When Kay Carter travelled to a clinic in Switzerland more than three years ago to drink a toxic dose of sodium pentobarbital and end her body’s steady decline, the journey was cloaked in secrecy.
With assisted suicide still a crime in Canada, the plan was kept from the 89-year-old’s family, friends and caregivers. Her grandchildren were not told until two months before the trip, when preparations were well under way. Others found out after Ms. Carter’s ashes were scattered in a Swiss forest.
A day before her death in January, 2010, surrounded by several of her children in Zurich, Ms. Carter dictated a brief letter explaining her decision.
“In my latter years, as my health deteriorated, I witnessed friends whose body had totally collapsed and did not want to follow in their path,” Ms. Carter, who had been diagnosed with a degenerative spinal cord condition two years earlier, wrote to 125 friends, family members and colleagues.
“My journey to Zurich … was filled with laughter and fond reminiscing. Do not mourn my passing, but rejoice, as I have, in our shared memories.”
The letter set the stage for Ms. Carter to become a central figure in a legal challenge of Canada’s assisted-suicide ban on which the B.C. Court of Appeal will rule on Thursday.
“At that moment, when we mailed those letters just after she died, it became public,” recalls Ms. Carter’s daughter, Lee, who is among the plaintiffs in the case. “She wanted it that way. She wanted Canadians to have a dialogue and a discussion. She would just be thrilled if she knew where this has gone.”
The B.C. Supreme Court ruled last year that the ban on assisted suicide violates the rights of the gravely ill.
The judge concluded the law must allow physician-assisted suicide and physician-assisted death – also known as voluntary euthanasia – for patients who are diagnosed with a serious illness or disability and have “intolerable” physical or psychological suffering with no chance of improvement.
The court gave Parliament a year to fix the law, while also granting another plaintiff in the case, ALS patient Gloria Taylor, an immediate exemption from the ban. Ms. Taylor died in October of last year, without taking advantage of the exemption.
Ottawa appealed, arguing physician-assisted suicide would demean the value of life and put vulnerable people at risk.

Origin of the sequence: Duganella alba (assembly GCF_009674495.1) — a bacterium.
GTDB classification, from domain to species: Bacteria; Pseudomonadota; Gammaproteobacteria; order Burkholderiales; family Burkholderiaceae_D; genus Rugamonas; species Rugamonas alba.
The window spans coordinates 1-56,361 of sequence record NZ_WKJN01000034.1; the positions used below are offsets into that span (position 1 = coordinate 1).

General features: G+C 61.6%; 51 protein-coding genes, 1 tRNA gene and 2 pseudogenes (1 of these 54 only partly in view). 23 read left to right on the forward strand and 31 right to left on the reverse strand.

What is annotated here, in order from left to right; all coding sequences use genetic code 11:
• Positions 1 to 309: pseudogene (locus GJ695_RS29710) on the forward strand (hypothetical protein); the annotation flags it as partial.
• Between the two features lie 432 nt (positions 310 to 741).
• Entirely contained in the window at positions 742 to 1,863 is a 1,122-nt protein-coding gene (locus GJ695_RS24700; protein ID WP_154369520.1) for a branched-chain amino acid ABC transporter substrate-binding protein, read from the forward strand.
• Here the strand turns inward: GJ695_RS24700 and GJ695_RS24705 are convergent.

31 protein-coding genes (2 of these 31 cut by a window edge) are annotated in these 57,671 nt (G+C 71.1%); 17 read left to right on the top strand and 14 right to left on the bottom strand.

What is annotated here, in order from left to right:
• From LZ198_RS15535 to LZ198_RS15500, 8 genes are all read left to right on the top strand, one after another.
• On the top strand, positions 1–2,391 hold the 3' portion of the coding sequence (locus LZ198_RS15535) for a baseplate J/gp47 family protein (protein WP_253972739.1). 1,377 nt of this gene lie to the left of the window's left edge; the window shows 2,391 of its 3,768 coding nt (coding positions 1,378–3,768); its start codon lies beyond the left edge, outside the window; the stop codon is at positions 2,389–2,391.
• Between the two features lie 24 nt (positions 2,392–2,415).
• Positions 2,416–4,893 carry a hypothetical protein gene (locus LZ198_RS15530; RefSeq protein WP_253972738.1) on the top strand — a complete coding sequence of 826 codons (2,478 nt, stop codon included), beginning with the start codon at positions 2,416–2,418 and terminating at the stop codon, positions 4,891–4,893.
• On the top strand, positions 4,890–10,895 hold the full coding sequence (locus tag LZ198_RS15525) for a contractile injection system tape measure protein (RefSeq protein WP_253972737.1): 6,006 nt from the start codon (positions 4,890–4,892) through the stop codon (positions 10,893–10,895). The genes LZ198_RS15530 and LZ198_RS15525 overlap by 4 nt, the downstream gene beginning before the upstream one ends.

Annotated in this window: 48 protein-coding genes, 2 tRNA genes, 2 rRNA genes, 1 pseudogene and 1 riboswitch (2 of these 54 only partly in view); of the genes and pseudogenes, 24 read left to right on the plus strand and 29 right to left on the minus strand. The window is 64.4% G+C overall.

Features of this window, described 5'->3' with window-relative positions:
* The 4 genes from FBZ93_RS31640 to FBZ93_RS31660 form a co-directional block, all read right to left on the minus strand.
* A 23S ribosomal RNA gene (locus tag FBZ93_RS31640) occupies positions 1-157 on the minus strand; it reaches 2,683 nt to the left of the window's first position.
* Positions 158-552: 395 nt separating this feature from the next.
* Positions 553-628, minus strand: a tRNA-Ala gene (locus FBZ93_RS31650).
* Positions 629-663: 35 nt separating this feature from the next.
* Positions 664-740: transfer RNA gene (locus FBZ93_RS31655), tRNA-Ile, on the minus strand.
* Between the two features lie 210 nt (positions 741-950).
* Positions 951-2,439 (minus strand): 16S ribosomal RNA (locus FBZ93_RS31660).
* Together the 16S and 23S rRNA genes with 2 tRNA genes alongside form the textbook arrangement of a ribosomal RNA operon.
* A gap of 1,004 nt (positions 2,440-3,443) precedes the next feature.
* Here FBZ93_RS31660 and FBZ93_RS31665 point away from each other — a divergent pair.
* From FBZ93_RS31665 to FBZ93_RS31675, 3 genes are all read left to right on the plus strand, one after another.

The issue is expected to end up at the Supreme Court of Canada, which last considered assisted suicide in 1993, when it upheld the current law in a case involving Sue Rodriguez. Ms. Rodriguez, who also had ALS or Lou Gehrig’s Disease, died with the help of a doctor the next year.
The issue of physician-assisted suicide is receiving renewed attention across the country.
The Royal Society of Canada issued a report two years ago that recommended legalizing physician-assisted suicide, and an editorial last year in the Canadian Medical Association Journal called for a national debate.
Politicians in Quebec are examining a bill that would permit physician-assisted suicide.
Two weeks ago, a video recorded by Donald Low, a respected doctor who guided Toronto through the 2003 SARS crisis, made headlines for his impassioned argument in favour of legalizing doctor-assisted suicide.
Wayne Sumner, a professor emeritus from the University of Toronto and author of Assisted Death: A Study in Ethics and Law, says the winds appear to be changing.
“The Rodriguez decision was 20 years ago, and so much has changed. Even then, it was a split decision,” Mr. Sumner said, referring to judgments at the B.C. Court of Appeal and the Supreme Court of Canada in the Rodriguez case.
Mr. Sumner says even if the federal Conservatives opposed assisted suicide, Ottawa may have to open up the debate.
The federal government has insisted there will be no debate, warning that any attempts by the provinces to allow assisted suicide would likely spark new court challenges.Report Typo/Error